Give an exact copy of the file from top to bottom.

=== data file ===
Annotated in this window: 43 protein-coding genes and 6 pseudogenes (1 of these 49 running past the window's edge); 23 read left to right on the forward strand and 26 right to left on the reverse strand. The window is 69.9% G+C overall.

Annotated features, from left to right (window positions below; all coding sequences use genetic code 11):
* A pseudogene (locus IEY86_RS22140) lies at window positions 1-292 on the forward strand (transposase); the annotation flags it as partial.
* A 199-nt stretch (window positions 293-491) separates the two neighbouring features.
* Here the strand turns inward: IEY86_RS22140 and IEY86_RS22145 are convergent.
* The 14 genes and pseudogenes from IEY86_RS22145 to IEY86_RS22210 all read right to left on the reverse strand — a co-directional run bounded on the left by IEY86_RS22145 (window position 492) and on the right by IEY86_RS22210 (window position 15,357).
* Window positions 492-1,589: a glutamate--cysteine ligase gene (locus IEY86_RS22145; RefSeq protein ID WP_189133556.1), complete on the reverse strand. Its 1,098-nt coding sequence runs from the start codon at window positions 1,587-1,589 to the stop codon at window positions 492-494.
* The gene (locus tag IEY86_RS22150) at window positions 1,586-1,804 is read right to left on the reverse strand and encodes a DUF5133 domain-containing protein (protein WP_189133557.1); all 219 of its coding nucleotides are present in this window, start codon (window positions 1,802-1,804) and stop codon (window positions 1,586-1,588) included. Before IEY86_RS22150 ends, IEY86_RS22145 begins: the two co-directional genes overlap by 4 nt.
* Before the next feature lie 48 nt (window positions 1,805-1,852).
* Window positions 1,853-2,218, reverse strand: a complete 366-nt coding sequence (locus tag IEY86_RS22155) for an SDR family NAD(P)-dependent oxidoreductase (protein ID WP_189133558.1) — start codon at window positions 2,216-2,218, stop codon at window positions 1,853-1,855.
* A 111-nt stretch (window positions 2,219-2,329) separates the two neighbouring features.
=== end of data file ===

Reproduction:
Annotated in this window: 43 protein-coding genes and 6 pseudogenes (1 of these 49 running past the window's edge); 23 read left to right on the forward strand and 26 right to left on the reverse strand. The window is 69.9% G+C overall.

Annotated features, from left to right (window positions below; all coding sequences use genetic code 11):
* A pseudogene (locus IEY86_RS22140) lies at window positions 1-292 on the forward strand (transposase); the annotation flags it as partial.
* A 199-nt stretch (window positions 293-491) separates the two neighbouring features.
* Here the strand turns inward: IEY86_RS22140 and IEY86_RS22145 are convergent.
* The 14 genes and pseudogenes from IEY86_RS22145 to IEY86_RS22210 all read right to left on the reverse strand — a co-directional run bounded on the left by IEY86_RS22145 (window position 492) and on the right by IEY86_RS22210 (window position 15,357).
* Window positions 492-1,589: a glutamate--cysteine ligase gene (locus IEY86_RS22145; RefSeq protein ID WP_189133556.1), complete on the reverse strand. Its 1,098-nt coding sequence runs from the start codon at window positions 1,587-1,589 to the stop codon at window positions 492-494.
* The gene (locus tag IEY86_RS22150) at window positions 1,586-1,804 is read right to left on the reverse strand and encodes a DUF5133 domain-containing protein (protein WP_189133557.1); all 219 of its coding nucleotides are present in this window, start codon (window positions 1,802-1,804) and stop codon (window positions 1,586-1,588) included. Before IEY86_RS22150 ends, IEY86_RS22145 begins: the two co-directional genes overlap by 4 nt.
* Before the next feature lie 48 nt (window positions 1,805-1,852).
* Window positions 1,853-2,218, reverse strand: a complete 366-nt coding sequence (locus tag IEY86_RS22155) for an SDR family NAD(P)-dependent oxidoreductase (protein ID WP_189133558.1) — start codon at window positions 2,216-2,218, stop codon at window positions 1,853-1,855.
* A 111-nt stretch (window positions 2,219-2,329) separates the two neighbouring features.